This dip in the markets is the main reason for the drop in our net worth this month. Our share portfolio took a beating along with Super.

It was also a really expensive month again (inflation maybe?) and we didn’t save that much money.

Man, I forgot how much holidaying and eating out can really add up quick. A key difference these days is us having a mortgage whilst holidaying. When we were in London, we could sub-let our room before heading off on an adventure for a few weeks. But these days, it’s a double whammy of expensive accommodation plus our mortgage 💸. It’s still been worth it IMO but just reinforces my point of view that owning a PPoR is bloody expensive and can really clamp you down financially and geographically.

No changes to the FIRE portfolio.

*Expenses include everything we spend money on to maintain our lifestyle. We do not include paying down our PPoR loan as an expense, only the interest
*Investment income is simply 4% of our FIRE portfolio divided by 12

Expenses continue to be really high for the second month in a row. This is mostly accounted for by our holidays but I’ve noticed our grocery bills have been insanely high over December and January. This is partly because I bought a new BBQ and have been hosting a lot of dinners with my mates. Playing host is super fun but can be really expensive too. Inflation has definitely had an impact on our expenses though.

I remember back in 2018 we would consistently spend around $4K – $4.5K a month for everything. It’s been hard to know what our baseline is atm because last year had so many one-off purchases (wedding, PPoR). It might take another year to see what it will look like. Will be interesting to see how this graph changes over the coming months.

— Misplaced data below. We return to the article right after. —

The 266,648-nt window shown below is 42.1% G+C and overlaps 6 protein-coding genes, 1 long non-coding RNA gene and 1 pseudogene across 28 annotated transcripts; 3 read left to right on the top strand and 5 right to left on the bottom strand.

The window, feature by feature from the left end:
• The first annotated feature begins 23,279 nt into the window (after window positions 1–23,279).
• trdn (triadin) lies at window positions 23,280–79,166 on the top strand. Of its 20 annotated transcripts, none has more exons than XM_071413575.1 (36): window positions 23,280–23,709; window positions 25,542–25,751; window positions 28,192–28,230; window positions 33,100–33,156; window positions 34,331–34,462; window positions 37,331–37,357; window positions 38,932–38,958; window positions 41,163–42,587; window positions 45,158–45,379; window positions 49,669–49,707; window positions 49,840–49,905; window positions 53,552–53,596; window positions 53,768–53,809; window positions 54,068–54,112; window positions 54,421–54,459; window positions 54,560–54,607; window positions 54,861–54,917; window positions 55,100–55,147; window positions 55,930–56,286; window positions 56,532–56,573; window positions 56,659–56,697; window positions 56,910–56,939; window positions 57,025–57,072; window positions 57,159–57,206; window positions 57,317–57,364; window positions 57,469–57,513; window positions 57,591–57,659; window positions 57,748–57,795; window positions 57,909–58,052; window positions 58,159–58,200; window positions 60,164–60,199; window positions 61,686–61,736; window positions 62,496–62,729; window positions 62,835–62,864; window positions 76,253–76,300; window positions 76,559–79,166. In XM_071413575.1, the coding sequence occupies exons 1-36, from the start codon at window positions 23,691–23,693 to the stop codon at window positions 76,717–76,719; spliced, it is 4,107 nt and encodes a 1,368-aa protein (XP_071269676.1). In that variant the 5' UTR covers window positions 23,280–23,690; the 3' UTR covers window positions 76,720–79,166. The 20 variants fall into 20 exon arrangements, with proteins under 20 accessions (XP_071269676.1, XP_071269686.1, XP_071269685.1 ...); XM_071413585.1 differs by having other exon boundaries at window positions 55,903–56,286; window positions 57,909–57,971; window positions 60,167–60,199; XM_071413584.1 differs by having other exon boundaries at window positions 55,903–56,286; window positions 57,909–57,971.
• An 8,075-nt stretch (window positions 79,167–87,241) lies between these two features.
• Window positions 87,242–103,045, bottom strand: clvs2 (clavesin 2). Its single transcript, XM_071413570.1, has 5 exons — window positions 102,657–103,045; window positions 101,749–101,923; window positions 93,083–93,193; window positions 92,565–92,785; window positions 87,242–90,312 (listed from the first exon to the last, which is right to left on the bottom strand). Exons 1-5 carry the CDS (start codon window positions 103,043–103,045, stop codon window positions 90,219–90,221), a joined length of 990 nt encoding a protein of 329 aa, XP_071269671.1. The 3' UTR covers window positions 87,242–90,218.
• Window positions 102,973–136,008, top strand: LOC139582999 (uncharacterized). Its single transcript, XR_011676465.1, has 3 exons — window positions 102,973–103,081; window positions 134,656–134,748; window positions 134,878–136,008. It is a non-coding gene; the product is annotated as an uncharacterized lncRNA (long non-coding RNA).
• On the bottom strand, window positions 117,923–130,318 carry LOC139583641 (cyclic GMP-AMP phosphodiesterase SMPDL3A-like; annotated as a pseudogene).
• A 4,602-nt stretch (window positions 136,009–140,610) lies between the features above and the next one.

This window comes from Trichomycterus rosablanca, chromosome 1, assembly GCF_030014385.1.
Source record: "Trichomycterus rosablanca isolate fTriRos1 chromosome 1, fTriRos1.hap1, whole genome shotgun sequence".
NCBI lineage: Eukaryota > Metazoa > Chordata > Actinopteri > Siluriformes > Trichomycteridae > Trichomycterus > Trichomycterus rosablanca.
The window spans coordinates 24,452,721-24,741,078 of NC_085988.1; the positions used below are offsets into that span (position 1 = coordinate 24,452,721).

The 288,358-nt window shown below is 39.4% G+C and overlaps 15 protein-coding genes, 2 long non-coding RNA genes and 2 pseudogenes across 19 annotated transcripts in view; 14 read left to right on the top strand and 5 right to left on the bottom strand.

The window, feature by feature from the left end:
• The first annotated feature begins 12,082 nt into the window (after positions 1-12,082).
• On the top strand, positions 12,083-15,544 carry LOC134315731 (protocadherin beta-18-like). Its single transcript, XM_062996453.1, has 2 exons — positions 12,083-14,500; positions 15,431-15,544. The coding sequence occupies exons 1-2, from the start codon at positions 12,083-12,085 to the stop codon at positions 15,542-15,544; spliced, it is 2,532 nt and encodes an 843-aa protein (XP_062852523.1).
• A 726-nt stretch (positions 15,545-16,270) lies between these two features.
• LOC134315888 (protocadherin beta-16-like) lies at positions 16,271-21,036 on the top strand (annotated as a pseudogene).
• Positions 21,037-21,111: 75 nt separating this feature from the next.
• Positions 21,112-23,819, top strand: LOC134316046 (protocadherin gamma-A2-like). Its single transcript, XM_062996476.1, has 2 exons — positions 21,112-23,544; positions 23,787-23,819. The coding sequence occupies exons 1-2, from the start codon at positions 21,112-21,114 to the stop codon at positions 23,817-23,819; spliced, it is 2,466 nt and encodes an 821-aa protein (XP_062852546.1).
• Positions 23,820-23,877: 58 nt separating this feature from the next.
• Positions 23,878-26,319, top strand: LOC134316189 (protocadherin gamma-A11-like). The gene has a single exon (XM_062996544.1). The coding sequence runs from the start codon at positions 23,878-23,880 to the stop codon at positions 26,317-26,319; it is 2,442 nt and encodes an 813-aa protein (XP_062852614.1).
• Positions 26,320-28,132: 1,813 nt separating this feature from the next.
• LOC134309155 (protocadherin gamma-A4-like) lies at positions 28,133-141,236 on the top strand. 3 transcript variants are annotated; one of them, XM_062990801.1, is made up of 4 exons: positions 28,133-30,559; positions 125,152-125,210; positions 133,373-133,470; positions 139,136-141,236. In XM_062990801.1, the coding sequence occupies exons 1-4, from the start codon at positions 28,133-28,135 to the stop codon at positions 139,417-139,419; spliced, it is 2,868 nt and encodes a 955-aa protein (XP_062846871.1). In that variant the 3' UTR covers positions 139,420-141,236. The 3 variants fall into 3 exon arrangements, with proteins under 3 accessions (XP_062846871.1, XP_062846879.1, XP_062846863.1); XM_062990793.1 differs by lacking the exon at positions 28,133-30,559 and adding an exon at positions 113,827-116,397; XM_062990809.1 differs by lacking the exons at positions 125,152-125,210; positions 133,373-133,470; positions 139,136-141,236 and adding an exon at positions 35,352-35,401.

Shares

The above graph is created by Sharesight

We didn’t make any purchases in January. We are saving a bit of extra cash in preparation for buying a new car later this year. The 2nd hand car market is still crazy and I’ll like to put it off for as long as possible but it’s something we’ll have to buy eventually.

Does anyone have any recommendations for a solid family car (SUV or wagons are preferred)? I’d love to hear about them in the comment section 🙂

 

Networth

JAN22 Net Worth $1,013,150 (-$27,714)

DEC21 Net Worth $1,040,864 (+$2,447)

I publish these net worth updates to keep us accountable, have others critique our strategy and show that reaching financial independence in Australia is very doable without winning the lotto, having a high paying job or inheriting a wad of cash. The formula to be able to retire early is simple, the hard part is being consistent and sticking to a plan for many years. The table at the bottom details our entire journey from being $36K in debt all the way until we reach 🔥


And that’s a wrap for 2021!

It’s wild to think that we are already in 2022, just like that meme, I feel like I am still processing 2020 🤯

December was here and gone in a minute for the Firebug household. So many Christmas breakups, family gatherings on both sides, friends coming back to town for the festive season, birthdays, NYE events and so on.

We hosted the annual Christmas day breakfast at our new home this year too. I recently bought a new barbie (I’m obsessed) and really wanted to put it to work.

This is living 🙌😍

I basically have started to barbeque just about everything now. And when the weather is good, it’s damn hard not to crack open a beer. I’m usually pretty strict with alcohol on work nights but I don’t know what it is about barbequing that makes me break the rules. I might have to start buying some non-alcoholic beers to lessen the effect 😅